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ARD
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« Reply #12 on: January 13, 2010, 03:48:16 PM »
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Thanks very much, I hadn't noticed the green, but your third version looks a lot better, provides good skin tones and removes the flat look.

The photo now looks a lot better, time for me to revist other photos from that day lol

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Shirley Bracken
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« Reply #13 on: January 13, 2010, 04:00:59 PM »
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That helps me too.  Thanks.
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Chris_T
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« Reply #14 on: January 14, 2010, 09:20:18 AM »
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Ard,  a wonderful shot to begin with. Tokengirl beat me to it with her fine edits. ( I was nervous to post mine after the recent thread on critiques here :-).

You were able to capture a background without (much) distraction, which often can ruin a great foreground. I would either darken or crop out the bright green at the left.

I like to shoot unposed portraits, especially children's. Sometimes I have to wait forever for the right expression. But just when the moment arrives, the parent would notice my presence and yelled, "Jimmy, smile at the camera." The moment would be gone, leaving me wanting to wring the parent's neck. At your subject's age, I suppose the child has not learned to pose yet. Keep shooting before he does, which will be sooner than you realize.

As Tokengirl noted, your second image is actually less sharp than the original. Compare the right eye lashes between the two. Tokengirl rescued that. The eyes' white is also darker in your second one. I would slightly lighten the eyes' white in her last edit. I would also clone out the two tiny white spots under the left nostril. These were not visible in the original, and might be the result of sharpening. One thing to remember is that during editing, make sure that improvement something is not at the expense of degrading something else. Often, that means applying a mask to isolate the correction to a certain area, or by cloning.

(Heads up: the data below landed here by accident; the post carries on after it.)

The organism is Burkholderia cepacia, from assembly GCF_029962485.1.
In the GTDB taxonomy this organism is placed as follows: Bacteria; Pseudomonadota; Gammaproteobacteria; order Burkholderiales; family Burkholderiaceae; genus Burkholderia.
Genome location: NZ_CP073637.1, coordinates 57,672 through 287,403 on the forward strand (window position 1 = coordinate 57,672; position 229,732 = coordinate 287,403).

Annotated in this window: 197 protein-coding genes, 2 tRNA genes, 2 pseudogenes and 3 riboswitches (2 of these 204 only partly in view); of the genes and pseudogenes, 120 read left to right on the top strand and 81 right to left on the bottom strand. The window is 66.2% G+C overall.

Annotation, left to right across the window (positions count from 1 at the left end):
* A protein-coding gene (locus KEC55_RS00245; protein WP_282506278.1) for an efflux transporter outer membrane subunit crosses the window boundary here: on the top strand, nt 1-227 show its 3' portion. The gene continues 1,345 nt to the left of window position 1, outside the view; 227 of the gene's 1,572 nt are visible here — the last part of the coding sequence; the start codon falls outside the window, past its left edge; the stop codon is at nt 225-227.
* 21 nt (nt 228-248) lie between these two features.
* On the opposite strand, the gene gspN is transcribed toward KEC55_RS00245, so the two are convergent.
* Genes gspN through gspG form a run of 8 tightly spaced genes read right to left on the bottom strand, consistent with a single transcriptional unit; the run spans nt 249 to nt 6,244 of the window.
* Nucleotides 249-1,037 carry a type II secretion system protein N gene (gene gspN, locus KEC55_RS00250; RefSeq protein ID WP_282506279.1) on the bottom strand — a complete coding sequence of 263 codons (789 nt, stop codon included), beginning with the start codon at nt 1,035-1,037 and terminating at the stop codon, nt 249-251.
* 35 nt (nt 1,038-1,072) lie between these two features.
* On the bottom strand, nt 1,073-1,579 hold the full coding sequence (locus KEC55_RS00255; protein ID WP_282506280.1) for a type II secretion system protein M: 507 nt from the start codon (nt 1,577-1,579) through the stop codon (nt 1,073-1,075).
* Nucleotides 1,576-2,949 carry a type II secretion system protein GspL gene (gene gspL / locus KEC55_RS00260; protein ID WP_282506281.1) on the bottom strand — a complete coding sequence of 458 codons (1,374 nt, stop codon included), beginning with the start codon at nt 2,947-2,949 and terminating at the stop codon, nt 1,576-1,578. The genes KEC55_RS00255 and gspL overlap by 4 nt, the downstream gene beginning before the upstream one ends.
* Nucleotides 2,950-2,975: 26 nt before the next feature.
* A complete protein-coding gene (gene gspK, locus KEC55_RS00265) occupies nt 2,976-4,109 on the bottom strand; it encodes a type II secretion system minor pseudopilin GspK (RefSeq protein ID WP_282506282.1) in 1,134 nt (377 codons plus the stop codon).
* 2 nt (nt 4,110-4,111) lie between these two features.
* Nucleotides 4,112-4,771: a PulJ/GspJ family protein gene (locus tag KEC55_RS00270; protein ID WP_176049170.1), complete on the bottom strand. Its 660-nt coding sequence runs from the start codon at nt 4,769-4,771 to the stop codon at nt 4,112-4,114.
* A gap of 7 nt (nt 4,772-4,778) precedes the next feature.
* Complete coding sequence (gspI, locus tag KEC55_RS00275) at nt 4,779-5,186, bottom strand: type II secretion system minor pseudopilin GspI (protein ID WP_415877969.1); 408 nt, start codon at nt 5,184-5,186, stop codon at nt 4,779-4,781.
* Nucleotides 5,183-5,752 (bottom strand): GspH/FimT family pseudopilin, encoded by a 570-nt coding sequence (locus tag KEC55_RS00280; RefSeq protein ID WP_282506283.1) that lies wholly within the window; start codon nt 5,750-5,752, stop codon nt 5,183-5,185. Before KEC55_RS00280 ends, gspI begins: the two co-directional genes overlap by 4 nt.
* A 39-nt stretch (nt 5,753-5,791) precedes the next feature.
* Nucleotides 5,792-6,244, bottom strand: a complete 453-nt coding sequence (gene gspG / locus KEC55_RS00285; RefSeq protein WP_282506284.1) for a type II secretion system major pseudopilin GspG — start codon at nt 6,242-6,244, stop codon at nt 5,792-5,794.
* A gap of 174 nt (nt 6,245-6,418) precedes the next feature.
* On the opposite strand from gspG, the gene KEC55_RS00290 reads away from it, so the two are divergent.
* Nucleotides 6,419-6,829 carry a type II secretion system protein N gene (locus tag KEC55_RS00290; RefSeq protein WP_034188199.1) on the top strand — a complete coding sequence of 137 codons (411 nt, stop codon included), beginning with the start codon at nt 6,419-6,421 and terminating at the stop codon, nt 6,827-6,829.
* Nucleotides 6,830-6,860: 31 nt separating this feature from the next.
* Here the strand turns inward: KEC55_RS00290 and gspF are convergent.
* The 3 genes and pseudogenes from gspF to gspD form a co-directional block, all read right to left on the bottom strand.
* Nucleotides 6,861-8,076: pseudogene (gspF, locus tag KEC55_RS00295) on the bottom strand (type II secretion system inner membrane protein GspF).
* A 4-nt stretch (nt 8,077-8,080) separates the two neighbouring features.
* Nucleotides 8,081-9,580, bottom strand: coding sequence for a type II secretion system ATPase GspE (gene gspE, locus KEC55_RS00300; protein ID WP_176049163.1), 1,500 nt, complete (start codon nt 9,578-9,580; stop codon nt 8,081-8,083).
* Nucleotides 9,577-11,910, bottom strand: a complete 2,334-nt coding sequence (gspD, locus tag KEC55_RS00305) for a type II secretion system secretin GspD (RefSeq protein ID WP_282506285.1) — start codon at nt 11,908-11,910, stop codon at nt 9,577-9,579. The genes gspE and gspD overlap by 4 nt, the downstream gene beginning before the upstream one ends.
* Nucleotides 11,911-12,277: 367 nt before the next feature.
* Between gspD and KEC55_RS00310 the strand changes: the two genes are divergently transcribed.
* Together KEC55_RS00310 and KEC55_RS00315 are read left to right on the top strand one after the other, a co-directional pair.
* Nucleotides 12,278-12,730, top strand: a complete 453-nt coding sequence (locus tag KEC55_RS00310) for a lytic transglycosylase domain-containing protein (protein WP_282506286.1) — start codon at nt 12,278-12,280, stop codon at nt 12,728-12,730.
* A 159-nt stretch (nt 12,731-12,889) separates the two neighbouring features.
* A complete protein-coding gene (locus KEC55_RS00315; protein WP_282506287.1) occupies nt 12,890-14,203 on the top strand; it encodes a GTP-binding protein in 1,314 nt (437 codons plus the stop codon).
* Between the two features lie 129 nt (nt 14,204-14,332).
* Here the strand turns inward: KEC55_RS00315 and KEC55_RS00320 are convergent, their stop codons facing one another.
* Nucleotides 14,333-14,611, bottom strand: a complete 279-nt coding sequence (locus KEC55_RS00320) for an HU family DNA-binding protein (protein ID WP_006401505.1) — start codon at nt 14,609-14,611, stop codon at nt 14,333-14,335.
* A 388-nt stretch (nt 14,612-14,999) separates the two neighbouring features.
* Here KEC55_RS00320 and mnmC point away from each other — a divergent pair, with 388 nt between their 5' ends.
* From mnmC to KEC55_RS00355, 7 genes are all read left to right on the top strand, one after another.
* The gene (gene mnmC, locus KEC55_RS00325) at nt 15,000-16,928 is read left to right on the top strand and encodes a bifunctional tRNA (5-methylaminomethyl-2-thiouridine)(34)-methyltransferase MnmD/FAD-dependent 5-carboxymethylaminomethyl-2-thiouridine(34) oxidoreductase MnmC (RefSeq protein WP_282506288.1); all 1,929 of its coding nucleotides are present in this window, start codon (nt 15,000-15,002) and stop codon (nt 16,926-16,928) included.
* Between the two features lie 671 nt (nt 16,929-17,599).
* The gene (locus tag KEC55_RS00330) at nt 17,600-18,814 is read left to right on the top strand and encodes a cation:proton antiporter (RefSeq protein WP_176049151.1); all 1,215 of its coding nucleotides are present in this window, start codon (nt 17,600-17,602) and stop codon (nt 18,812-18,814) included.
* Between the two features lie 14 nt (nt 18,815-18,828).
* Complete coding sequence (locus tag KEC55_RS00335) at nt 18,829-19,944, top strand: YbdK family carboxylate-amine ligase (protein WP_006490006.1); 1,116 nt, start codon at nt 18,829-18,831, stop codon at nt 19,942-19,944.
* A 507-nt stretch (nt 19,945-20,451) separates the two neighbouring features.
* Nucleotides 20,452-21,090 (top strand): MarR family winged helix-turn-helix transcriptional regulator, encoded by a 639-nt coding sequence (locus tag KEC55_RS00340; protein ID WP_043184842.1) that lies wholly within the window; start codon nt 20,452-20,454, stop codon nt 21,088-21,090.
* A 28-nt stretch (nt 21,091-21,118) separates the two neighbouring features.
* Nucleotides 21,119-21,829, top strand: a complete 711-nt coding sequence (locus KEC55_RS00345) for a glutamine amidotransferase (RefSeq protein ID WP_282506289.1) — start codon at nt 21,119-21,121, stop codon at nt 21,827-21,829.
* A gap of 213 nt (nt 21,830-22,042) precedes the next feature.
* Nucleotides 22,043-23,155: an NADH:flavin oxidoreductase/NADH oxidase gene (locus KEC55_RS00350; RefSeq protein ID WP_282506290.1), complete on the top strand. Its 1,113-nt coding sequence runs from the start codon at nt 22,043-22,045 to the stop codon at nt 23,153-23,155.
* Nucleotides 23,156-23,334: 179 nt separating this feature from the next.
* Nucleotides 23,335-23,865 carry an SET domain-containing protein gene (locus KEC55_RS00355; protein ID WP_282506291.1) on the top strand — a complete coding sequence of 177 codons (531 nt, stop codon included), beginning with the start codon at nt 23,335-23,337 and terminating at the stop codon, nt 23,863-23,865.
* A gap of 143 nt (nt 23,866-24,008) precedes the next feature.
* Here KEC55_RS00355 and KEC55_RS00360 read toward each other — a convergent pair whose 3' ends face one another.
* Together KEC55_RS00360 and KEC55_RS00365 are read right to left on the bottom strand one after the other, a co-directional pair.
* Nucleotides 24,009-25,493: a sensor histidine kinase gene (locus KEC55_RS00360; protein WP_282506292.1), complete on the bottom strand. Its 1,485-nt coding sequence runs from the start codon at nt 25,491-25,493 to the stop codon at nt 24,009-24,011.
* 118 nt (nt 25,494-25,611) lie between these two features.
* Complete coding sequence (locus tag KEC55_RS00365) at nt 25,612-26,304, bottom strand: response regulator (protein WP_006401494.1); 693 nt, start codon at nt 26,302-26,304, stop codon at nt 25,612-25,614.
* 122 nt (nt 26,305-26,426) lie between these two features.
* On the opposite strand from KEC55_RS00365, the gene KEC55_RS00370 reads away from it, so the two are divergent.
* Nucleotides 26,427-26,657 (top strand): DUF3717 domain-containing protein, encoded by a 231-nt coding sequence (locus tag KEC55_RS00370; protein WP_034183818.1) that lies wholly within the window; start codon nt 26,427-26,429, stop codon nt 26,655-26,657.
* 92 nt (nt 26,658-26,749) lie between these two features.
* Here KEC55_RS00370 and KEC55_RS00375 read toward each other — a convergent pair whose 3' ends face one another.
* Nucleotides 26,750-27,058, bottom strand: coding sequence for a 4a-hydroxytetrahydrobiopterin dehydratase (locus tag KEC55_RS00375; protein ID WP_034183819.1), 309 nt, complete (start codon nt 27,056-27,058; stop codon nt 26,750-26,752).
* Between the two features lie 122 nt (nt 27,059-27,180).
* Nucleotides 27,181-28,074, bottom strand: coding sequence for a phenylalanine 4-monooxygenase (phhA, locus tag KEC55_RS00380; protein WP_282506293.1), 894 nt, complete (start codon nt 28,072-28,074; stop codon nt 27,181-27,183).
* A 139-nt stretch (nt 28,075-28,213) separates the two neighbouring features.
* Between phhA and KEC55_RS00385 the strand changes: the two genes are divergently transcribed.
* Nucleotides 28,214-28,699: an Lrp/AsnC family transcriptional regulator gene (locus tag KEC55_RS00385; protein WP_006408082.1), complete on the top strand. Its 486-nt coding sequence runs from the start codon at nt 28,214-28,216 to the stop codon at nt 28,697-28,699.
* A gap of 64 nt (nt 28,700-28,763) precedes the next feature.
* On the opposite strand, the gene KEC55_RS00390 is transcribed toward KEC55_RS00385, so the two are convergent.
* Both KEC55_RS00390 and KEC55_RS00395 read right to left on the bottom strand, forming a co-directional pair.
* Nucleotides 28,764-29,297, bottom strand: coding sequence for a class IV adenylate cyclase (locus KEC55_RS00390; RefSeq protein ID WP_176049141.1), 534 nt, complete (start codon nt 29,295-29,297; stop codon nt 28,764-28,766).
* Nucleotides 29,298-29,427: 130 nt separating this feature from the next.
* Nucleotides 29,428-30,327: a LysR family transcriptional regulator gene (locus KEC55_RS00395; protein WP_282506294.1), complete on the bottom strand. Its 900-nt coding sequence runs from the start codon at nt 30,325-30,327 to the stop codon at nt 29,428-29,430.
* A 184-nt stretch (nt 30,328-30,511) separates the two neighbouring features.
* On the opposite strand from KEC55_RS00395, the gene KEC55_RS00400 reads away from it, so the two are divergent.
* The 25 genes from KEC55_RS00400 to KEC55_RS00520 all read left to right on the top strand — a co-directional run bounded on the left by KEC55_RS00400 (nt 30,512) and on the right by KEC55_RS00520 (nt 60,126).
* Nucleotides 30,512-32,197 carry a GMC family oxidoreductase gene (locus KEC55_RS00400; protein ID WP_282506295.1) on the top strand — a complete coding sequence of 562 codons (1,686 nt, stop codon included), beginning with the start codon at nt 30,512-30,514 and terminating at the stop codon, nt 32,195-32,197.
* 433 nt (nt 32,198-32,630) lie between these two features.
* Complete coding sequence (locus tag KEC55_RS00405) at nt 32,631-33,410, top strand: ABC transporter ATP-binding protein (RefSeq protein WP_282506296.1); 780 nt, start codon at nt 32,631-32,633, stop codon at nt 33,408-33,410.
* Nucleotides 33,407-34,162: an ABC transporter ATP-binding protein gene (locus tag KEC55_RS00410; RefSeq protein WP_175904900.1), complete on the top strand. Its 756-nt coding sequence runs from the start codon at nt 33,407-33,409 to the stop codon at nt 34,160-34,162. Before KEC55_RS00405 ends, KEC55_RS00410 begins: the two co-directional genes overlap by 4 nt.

I have found that getting the "correct" skin tones is by far the most difficult part of editing. It took me years of editing landscapes, etc. before I gained sufficient skills and confidence in editing skin tones.
« Last Edit: January 14, 2010, 09:22:44 AM by Chris_T » Logged
ARD
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« Reply #15 on: January 14, 2010, 04:06:45 PM »
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Quote from: Chris_T
Ard,  a wonderful shot to begin with. Tokengirl beat me to it with her fine edits. ( I was nervous to post mine after the recent thread on critiques here :-).

You were able to capture a background without (much) distraction, which often can ruin a great foreground. I would either darken or crop out the bright green at the left.

I like to shoot unposed portraits, especially children's. Sometimes I have to wait forever for the right expression. But just when the moment arrives, the parent would notice my presence and yelled, "Jimmy, smile at the camera." The moment would be gone, leaving me wanting to wring the parent's neck. At your subject's age, I suppose the child has not learned to pose yet. Keep shooting before he does, which will be sooner than you realize.

As Tokengirl noted, your second image is actually less sharp than the original. Compare the right eye lashes between the two. Tokengirl rescued that. The eyes' white is also darker in your second one. I would slightly lighten the eyes' white in her last edit. I would also clone out the two tiny white spots under the left nostril. These were not visible in the original, and might be the result of sharpening. One thing to remember is that during editing, make sure that improvement something is not at the expense of degrading something else. Often, that means applying a mask to isolate the correction to a certain area, or by cloning.

I have found that getting the "correct" skin tones is by far the most difficult part of editing. It took me years of editing landscapes, etc. before I gained sufficient skills and confidence in editing skin tones.

Thanks for the reply, never worry about passing comment on my photos, I post them for that reason, all feedback is good, please if you get chance or want to, post up your edit with the crop, would be interesting to see